The Indiana Pacers own the Eastern Conference’s second best record, have clinched their division for the second consecutive year, were the first NBA team to 50 wins this season, and are within one game of the Miami Heat for home court advantage in the playoffs.
Paul George said he doesn’t know what to do. Lance Stephenson said he’s lost. David West said the team “isn’t in it mentally.”
Make no mistake: the Indiana Pacers are struggling. They have dropped five straight road games. They are scuffling mightily on the offensive end, having scored less than 80 points in five of six contests.
Then again, the season is an 82-game grind. There are peaks and valleys. The Pacers began the season on a high peak, winning 16 of their first 18 games. Even the most optimistic of fans couldn’t have expected that run to be sustainable. Now, the Pacers are in a valley.
What should be more concerning than the win-loss record is a locker room that seems to be slipping into dysfunction.
The Pacers have enough on-court talent to compete with anyone in the league. But without unity, any aspirations of a rematch with the Miami Heat in the conference finals are a pipedream.
The Pacers have less than two weeks to regain the cohesiveness and “swagger” that had the experts branding them as favorites to win NBA Finals at the beginning of the season.
It doesn’t start on the court. It starts in the locker room. Someone needs to step up and send a message. Not a message to the media or a message to the fans. A message needs to be sent to the players, a message that says the ship hasn’t sunk; far from it.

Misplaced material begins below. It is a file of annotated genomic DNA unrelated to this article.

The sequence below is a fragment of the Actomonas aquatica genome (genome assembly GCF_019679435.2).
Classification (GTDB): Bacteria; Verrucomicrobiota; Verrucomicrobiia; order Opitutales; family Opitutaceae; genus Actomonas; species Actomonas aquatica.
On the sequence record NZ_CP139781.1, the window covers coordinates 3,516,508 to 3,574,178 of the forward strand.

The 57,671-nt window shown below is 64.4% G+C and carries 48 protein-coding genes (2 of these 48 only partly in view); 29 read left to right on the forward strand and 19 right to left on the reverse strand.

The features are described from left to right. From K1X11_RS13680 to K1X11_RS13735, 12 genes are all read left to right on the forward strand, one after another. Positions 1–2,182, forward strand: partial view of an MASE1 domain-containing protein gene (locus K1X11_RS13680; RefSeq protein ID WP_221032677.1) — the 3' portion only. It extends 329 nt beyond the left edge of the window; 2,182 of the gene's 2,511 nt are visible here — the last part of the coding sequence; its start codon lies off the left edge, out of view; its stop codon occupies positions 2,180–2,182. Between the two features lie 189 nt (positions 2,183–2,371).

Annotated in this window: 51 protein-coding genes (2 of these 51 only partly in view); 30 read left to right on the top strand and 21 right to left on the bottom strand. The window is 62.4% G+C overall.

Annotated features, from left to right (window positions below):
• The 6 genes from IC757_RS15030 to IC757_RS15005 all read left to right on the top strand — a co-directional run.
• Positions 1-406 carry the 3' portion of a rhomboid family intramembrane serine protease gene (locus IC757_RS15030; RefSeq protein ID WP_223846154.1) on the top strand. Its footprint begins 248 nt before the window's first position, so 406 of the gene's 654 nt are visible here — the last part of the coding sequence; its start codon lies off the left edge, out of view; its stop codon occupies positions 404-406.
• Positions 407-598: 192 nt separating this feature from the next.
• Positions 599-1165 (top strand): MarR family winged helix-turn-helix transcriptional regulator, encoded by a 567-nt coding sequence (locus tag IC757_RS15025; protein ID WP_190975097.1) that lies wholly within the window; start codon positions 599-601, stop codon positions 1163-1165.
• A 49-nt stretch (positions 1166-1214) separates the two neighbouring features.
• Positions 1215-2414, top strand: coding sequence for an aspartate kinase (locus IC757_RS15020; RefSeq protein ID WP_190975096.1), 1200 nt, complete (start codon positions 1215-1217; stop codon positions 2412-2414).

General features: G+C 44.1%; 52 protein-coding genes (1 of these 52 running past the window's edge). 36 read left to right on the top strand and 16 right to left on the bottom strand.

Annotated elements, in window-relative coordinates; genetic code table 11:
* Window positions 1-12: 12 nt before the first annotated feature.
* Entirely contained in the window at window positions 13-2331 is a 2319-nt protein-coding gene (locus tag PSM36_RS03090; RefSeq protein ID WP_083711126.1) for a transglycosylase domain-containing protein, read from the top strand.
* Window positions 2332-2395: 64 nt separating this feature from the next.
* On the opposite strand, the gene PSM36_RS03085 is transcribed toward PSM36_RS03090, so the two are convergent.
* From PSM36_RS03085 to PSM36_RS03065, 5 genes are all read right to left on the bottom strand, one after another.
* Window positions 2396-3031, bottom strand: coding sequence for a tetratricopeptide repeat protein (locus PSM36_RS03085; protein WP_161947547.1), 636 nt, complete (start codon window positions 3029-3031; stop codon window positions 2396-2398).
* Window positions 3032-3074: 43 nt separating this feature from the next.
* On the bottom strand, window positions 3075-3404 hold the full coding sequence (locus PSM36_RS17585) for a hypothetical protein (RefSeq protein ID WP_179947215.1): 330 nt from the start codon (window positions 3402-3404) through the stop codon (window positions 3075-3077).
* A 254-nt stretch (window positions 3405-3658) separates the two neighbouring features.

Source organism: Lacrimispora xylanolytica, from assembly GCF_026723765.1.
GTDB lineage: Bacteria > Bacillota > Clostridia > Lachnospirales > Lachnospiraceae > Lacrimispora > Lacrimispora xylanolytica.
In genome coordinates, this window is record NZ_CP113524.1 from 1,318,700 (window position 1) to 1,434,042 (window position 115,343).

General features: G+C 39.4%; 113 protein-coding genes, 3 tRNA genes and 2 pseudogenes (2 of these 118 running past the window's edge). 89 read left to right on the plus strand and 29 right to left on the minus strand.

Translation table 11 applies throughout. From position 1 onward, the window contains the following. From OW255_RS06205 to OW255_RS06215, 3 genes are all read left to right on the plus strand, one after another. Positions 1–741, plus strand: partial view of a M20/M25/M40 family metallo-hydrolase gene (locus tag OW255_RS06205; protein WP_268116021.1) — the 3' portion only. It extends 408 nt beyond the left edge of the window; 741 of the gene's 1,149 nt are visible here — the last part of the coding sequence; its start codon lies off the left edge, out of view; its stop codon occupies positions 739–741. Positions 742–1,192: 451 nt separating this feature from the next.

Earlier in the season, when the Pacers’ slide was just beginning, Pacers CEO Larry Bird sent a not so subtle message that softness would not be acceptable.
“We’ve got to be mentally prepared to really go after the teams we’re playing against,” Bird said. “We can’t have the mindset it’s just another game; it’s a very important game. All of them are.”
The team missed the memo.
Aggressiveness and mental fortitude don’t directly correlate with the box score at the end of the night. Sometimes, a team is more physical on the court and still comes up short.
However, the attitude is what this team is missing.
The Pacers fell behind by 10 to the San Antonio Spurs on Monday night at the end of the first quarter. A fighting team would scratch and claw, even to a team who is riding a 17-game winning streak.
Especially to a team riding a 17-game winning streak. This was an opportunity for the Pacers to get a statement win versus the ‘Heat of the West’. With a win, fans may have reignited dreams of a Finals matchup with the Spurs.
Instead, the Pacers rolled over. Déjà vu all over again.
Simply put, Indiana is playing defeated. It can be seen in the early deficits night in and night out and it can be seen in the player’s attitudes after the game.
Soon, that attitude may usher the Pacers out of the playoffs quicker than anyone could imagine.